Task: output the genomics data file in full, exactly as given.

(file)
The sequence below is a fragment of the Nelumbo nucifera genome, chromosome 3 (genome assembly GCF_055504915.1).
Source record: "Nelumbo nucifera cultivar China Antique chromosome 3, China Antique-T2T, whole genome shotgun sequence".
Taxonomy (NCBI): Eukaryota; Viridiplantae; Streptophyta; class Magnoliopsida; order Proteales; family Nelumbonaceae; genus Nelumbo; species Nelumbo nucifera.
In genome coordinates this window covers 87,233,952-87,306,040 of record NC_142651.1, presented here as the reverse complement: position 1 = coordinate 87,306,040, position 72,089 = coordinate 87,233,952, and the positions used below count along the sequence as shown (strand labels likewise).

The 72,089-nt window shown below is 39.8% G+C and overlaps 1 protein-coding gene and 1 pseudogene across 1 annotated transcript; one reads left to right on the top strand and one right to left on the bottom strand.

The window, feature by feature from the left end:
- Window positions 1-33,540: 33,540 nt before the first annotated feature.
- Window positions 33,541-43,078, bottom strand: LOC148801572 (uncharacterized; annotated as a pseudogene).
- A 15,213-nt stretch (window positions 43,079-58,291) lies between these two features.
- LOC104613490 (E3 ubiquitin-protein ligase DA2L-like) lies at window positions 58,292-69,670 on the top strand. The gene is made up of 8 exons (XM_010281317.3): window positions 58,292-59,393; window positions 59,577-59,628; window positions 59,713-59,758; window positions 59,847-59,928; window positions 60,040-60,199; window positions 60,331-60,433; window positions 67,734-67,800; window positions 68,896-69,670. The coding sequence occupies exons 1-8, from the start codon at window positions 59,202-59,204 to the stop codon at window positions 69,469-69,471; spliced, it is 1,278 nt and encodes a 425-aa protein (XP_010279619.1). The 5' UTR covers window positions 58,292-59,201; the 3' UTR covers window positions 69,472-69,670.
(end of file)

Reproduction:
The sequence below is a fragment of the Nelumbo nucifera genome, chromosome 3 (genome assembly GCF_055504915.1).
Source record: "Nelumbo nucifera cultivar China Antique chromosome 3, China Antique-T2T, whole genome shotgun sequence".
Taxonomy (NCBI): Eukaryota; Viridiplantae; Streptophyta; class Magnoliopsida; order Proteales; family Nelumbonaceae; genus Nelumbo; species Nelumbo nucifera.
In genome coordinates this window covers 87,233,952-87,306,040 of record NC_142651.1, presented here as the reverse complement: position 1 = coordinate 87,306,040, position 72,089 = coordinate 87,233,952, and the positions used below count along the sequence as shown (strand labels likewise).

The 72,089-nt window shown below is 39.8% G+C and overlaps 1 protein-coding gene and 1 pseudogene across 1 annotated transcript; one reads left to right on the top strand and one right to left on the bottom strand.

The window, feature by feature from the left end:
- Window positions 1-33,540: 33,540 nt before the first annotated feature.
- Window positions 33,541-43,078, bottom strand: LOC148801572 (uncharacterized; annotated as a pseudogene).
- A 15,213-nt stretch (window positions 43,079-58,291) lies between these two features.
- LOC104613490 (E3 ubiquitin-protein ligase DA2L-like) lies at window positions 58,292-69,670 on the top strand. The gene is made up of 8 exons (XM_010281317.3): window positions 58,292-59,393; window positions 59,577-59,628; window positions 59,713-59,758; window positions 59,847-59,928; window positions 60,040-60,199; window positions 60,331-60,433; window positions 67,734-67,800; window positions 68,896-69,670. The coding sequence occupies exons 1-8, from the start codon at window positions 59,202-59,204 to the stop codon at window positions 69,469-69,471; spliced, it is 1,278 nt and encodes a 425-aa protein (XP_010279619.1). The 5' UTR covers window positions 58,292-59,201; the 3' UTR covers window positions 69,472-69,670.